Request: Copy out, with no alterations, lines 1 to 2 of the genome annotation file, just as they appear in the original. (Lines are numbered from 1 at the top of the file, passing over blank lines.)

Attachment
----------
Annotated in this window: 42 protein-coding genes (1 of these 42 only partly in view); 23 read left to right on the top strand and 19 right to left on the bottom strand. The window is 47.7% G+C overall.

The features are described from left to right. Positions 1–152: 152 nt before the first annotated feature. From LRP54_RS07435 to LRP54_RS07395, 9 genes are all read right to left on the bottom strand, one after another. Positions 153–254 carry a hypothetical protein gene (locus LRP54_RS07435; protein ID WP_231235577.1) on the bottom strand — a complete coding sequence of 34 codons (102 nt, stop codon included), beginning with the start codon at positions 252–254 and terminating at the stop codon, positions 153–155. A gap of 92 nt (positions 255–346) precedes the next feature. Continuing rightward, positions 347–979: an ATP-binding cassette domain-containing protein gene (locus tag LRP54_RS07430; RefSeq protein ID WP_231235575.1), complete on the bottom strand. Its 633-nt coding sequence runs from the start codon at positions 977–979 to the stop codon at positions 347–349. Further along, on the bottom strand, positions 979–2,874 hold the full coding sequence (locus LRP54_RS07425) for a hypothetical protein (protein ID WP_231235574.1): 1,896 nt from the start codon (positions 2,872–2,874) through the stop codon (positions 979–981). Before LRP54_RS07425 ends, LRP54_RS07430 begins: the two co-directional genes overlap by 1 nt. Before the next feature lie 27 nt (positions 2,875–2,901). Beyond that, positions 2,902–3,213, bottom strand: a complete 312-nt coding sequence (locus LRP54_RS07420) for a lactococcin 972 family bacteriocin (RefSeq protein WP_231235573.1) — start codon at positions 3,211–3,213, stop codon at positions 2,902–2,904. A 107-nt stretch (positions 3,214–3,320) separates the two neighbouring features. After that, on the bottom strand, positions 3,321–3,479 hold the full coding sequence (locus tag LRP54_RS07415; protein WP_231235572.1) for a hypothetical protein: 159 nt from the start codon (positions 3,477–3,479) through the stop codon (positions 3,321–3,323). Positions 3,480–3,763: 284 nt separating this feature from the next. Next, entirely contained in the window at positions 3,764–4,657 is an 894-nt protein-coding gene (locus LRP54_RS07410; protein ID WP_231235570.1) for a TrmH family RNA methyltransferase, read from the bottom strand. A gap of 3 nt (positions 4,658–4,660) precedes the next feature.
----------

Annotated in this window: 42 protein-coding genes (1 of these 42 only partly in view); 23 read left to right on the top strand and 19 right to left on the bottom strand. The window is 47.7% G+C overall.

The features are described from left to right. Positions 1–152: 152 nt before the first annotated feature. From LRP54_RS07435 to LRP54_RS07395, 9 genes are all read right to left on the bottom strand, one after another. Positions 153–254 carry a hypothetical protein gene (locus LRP54_RS07435; protein ID WP_231235577.1) on the bottom strand — a complete coding sequence of 34 codons (102 nt, stop codon included), beginning with the start codon at positions 252–254 and terminating at the stop codon, positions 153–155. A gap of 92 nt (positions 255–346) precedes the next feature. Continuing rightward, positions 347–979: an ATP-binding cassette domain-containing protein gene (locus tag LRP54_RS07430; RefSeq protein ID WP_231235575.1), complete on the bottom strand. Its 633-nt coding sequence runs from the start codon at positions 977–979 to the stop codon at positions 347–349. Further along, on the bottom strand, positions 979–2,874 hold the full coding sequence (locus LRP54_RS07425) for a hypothetical protein (protein ID WP_231235574.1): 1,896 nt from the start codon (positions 2,872–2,874) through the stop codon (positions 979–981). Before LRP54_RS07425 ends, LRP54_RS07430 begins: the two co-directional genes overlap by 1 nt. Before the next feature lie 27 nt (positions 2,875–2,901). Beyond that, positions 2,902–3,213, bottom strand: a complete 312-nt coding sequence (locus LRP54_RS07420) for a lactococcin 972 family bacteriocin (RefSeq protein WP_231235573.1) — start codon at positions 3,211–3,213, stop codon at positions 2,902–2,904. A 107-nt stretch (positions 3,214–3,320) separates the two neighbouring features. After that, on the bottom strand, positions 3,321–3,479 hold the full coding sequence (locus tag LRP54_RS07415; protein WP_231235572.1) for a hypothetical protein: 159 nt from the start codon (positions 3,477–3,479) through the stop codon (positions 3,321–3,323). Positions 3,480–3,763: 284 nt separating this feature from the next. Next, entirely contained in the window at positions 3,764–4,657 is an 894-nt protein-coding gene (locus LRP54_RS07410; protein ID WP_231235570.1) for a TrmH family RNA methyltransferase, read from the bottom strand. A gap of 3 nt (positions 4,658–4,660) precedes the next feature.